This study examined relationships between self-control status and substance abuse and substance abuse-related behaviors. Male high school students (N=183) completed a questionnaire assessing self-control, resistance self-efficacy, behavioral intention not to use drugs, and negative attitudes toward drug use, and substance abuse-related behaviors. Students with poor self-control reported that they had used drugs and smoked to a significant extent; they also experienced pressure from their peers to use drugs and smoke. Students with poor self-control reported being exposed to violence from parents and tended to avoid school. A significantly inverse relationship between poor self-control, intention, and attitudes towards drug abuse was found among these students. Adolescents with poor self-control are vulnerable to substance abuse and social self-control training skills are relevant in substance abuse prevention programs.
Keywords: self-control, low self-control, drug abuse, adolescent health.
Some young people seem to take risks and have less control of their own behavior. They act without considering the consequences, tend to take risks and adopt risky behavior and are known to suffer from poor self-control (Adalbjarnardottir & Rafnsson, 2002; Piquero & Tibbetts, 1996). Gottfredson and Hirschi's theory of crime (1990) asserts that people lacking self-control are predisposed toward imprudent behavior such as drug abuse, excessive alcohol consumption, and speeding when driving a vehicle. Furthermore, it has been postulated that people who have poor self-control tend to be impulsive, sensitive, physical (as opposed to mental) and they also possess criminal tendencies in addition to a tendency to similar behaviors (Rachlin, 1995).
Self-control has been defined as an intrapersonal conflict between reason and passion, between cognition and motivation and between an internal planner and an internal doer (Rachlin, 1995). Furthermore, self-control is often approached in terms of freeing a behavior regarding the effects of immediate consequences and forcing the behavior under the control of long-term contingencies that could protect one against imprudent behaviors (Logue, 1988). Following Gottfredson and Hirschi's (1990) general theory of crime, a great deal of research has examined the effects of poor self-control on offending and like behaviors. There are studies that report a significant link between poor self-control and offending and deviant behaviors (Arneklev, Grasmic, Tittle, & Bursik, 1993; Evans, Cullen, Burton, Dunaway, & Benson, 1997; Sellers, 1999; Wright & Cullen, 2000). Moreover, many studies emphasize that there is a significant relationship between poor self-control and substance abuse. Studies based on the self-control theory have revealed that poor self-control has direct and indirect effects on the driving of people who are drunk (Keane, Maxim, & Teevan, 1993; Piquero & Tibbetts, 1996), and on excessive alcohol consumption (Gibbes & Giever, 1995). A lack of self-control is known to be a risk factor or centrally related to substance abuse (Gottfredson & Hirschi, 1990; Jackson, Sher, & Wood, 2000). A lack of self-control among young men is believed to be a strong predictor of heavy drinking, tobacco use, other substance use, risk taking, a high level of novelty seeking and other imprudent behaviors (Griffen, Botvin, Epstein, Doyle, & Diaze, 2000; Longshore, Turner, & Stein, 1996; Sawadi, 1999). Moreover, drug abuse has been found at the highest level among individuals with poor self-control (Wills, Vaccaro, & McNamara, 1994). In this regard, Tarter et al. (2003) and Torchia (2004) reported that neurobehavioral disinhibition is a component that increases a person's propensity to suffer from the onset of a substance use disorder at an early age.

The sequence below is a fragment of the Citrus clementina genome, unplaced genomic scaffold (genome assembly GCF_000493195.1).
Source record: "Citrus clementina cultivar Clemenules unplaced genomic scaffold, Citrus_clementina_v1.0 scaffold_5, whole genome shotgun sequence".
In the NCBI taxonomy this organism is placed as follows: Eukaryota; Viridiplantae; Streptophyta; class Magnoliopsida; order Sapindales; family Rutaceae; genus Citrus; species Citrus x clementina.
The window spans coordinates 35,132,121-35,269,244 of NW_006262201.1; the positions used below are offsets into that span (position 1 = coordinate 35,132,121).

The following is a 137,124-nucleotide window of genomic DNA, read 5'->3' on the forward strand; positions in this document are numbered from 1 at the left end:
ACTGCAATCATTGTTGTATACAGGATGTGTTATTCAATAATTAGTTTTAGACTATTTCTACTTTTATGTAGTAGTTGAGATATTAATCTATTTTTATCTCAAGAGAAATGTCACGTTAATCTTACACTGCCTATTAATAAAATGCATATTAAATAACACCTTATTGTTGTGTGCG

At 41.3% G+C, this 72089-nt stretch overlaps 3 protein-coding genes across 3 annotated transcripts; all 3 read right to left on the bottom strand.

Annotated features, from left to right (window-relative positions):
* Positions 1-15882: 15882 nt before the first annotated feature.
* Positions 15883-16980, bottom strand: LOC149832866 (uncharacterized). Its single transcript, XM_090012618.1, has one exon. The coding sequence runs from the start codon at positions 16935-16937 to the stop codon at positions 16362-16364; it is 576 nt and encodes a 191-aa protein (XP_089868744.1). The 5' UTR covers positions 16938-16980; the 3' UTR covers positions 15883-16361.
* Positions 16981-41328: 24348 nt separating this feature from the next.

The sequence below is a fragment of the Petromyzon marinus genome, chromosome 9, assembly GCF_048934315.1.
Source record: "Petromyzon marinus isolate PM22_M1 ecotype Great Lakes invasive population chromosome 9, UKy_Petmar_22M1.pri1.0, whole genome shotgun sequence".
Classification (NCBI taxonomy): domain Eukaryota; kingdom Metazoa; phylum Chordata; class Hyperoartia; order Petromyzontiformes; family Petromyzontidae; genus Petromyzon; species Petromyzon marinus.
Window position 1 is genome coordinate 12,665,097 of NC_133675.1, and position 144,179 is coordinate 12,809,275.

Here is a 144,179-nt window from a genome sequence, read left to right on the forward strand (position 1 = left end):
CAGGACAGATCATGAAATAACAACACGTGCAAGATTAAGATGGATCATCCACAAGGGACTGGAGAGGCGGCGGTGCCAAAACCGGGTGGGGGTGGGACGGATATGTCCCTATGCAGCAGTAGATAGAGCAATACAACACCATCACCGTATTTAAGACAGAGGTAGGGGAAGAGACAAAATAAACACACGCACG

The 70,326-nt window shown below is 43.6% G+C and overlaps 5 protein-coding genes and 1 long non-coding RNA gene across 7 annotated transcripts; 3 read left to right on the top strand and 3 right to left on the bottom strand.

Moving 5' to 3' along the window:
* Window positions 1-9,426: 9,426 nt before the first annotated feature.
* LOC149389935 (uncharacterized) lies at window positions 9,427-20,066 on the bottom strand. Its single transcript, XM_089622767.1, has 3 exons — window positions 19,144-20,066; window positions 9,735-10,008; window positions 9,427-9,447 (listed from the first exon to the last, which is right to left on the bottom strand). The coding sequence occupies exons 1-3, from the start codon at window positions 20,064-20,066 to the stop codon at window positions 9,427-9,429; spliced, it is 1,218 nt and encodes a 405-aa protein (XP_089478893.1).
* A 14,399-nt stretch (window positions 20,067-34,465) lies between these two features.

No study has been found in Iran regarding poor self-control traits and drug abuse. In relationship to the prevalence of adolescent drug abuse in Iran, the Cultural and Prevention Department of the Welfare Organization in Iran (1999) reported that 4% of prisoners have declared that they had begun abusing drugs before the age of 15, and 24. …